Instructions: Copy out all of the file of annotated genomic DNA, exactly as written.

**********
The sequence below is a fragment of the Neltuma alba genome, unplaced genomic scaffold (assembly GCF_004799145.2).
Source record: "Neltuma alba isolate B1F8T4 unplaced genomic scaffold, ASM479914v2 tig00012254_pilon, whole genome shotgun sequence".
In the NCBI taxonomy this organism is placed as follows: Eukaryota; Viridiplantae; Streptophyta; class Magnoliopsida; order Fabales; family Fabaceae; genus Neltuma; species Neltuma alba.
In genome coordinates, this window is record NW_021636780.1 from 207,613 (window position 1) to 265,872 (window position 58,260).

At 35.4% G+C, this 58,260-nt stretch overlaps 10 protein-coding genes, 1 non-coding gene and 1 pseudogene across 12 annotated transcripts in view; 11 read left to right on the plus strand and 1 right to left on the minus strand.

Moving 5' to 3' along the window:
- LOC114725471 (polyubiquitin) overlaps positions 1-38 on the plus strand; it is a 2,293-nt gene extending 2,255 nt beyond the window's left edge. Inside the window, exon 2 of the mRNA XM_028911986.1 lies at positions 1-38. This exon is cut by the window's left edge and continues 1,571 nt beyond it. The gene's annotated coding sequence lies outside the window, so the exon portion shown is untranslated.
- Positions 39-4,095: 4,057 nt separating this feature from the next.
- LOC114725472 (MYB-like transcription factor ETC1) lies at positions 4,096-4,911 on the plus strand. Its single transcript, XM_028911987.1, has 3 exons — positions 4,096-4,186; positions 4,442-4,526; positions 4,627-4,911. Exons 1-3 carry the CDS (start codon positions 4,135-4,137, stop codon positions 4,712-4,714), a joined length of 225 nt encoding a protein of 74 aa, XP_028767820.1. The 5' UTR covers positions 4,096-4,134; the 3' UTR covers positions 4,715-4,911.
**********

The sequence below is a fragment of the Neltuma alba genome, unplaced genomic scaffold (assembly GCF_004799145.2).
Source record: "Neltuma alba isolate B1F8T4 unplaced genomic scaffold, ASM479914v2 tig00012254_pilon, whole genome shotgun sequence".
In the NCBI taxonomy this organism is placed as follows: Eukaryota; Viridiplantae; Streptophyta; class Magnoliopsida; order Fabales; family Fabaceae; genus Neltuma; species Neltuma alba.
In genome coordinates, this window is record NW_021636780.1 from 207,613 (window position 1) to 265,872 (window position 58,260).

At 35.4% G+C, this 58,260-nt stretch overlaps 10 protein-coding genes, 1 non-coding gene and 1 pseudogene across 12 annotated transcripts in view; 11 read left to right on the plus strand and 1 right to left on the minus strand.

Moving 5' to 3' along the window:
- LOC114725471 (polyubiquitin) overlaps positions 1-38 on the plus strand; it is a 2,293-nt gene extending 2,255 nt beyond the window's left edge. Inside the window, exon 2 of the mRNA XM_028911986.1 lies at positions 1-38. This exon is cut by the window's left edge and continues 1,571 nt beyond it. The gene's annotated coding sequence lies outside the window, so the exon portion shown is untranslated.
- Positions 39-4,095: 4,057 nt separating this feature from the next.
- LOC114725472 (MYB-like transcription factor ETC1) lies at positions 4,096-4,911 on the plus strand. Its single transcript, XM_028911987.1, has 3 exons — positions 4,096-4,186; positions 4,442-4,526; positions 4,627-4,911. Exons 1-3 carry the CDS (start codon positions 4,135-4,137, stop codon positions 4,712-4,714), a joined length of 225 nt encoding a protein of 74 aa, XP_028767820.1. The 5' UTR covers positions 4,096-4,134; the 3' UTR covers positions 4,715-4,911.